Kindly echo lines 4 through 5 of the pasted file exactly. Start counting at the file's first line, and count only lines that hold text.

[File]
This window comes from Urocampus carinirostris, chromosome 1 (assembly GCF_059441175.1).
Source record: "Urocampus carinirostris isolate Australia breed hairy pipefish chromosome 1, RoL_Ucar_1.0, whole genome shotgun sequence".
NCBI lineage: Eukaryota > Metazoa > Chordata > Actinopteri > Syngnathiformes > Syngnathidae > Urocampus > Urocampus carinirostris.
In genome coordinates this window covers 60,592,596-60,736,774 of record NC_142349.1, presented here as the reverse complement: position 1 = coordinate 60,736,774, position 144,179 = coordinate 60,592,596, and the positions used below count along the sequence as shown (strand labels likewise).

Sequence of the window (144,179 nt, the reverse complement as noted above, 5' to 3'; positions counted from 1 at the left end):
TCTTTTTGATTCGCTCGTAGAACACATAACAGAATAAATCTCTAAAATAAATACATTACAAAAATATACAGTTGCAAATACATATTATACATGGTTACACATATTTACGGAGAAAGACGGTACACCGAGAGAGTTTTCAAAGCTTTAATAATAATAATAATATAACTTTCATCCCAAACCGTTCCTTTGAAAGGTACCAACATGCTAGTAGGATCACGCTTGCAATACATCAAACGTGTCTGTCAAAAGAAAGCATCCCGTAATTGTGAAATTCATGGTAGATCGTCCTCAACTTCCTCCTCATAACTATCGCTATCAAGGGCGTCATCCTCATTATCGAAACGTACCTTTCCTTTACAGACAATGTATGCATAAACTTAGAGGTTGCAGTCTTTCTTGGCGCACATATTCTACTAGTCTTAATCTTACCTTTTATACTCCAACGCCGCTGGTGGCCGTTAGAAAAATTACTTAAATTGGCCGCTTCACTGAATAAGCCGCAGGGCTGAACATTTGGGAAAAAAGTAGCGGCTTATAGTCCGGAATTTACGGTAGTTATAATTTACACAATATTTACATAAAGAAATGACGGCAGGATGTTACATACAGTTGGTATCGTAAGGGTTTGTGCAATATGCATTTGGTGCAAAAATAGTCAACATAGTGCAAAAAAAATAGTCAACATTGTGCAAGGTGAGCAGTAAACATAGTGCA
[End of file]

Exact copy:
In genome coordinates this window covers 60,592,596-60,736,774 of record NC_142349.1, presented here as the reverse complement: position 1 = coordinate 60,736,774, position 144,179 = coordinate 60,592,596, and the positions used below count along the sequence as shown (strand labels likewise).

Sequence of the window (144,179 nt, the reverse complement as noted above, 5' to 3'; positions counted from 1 at the left end):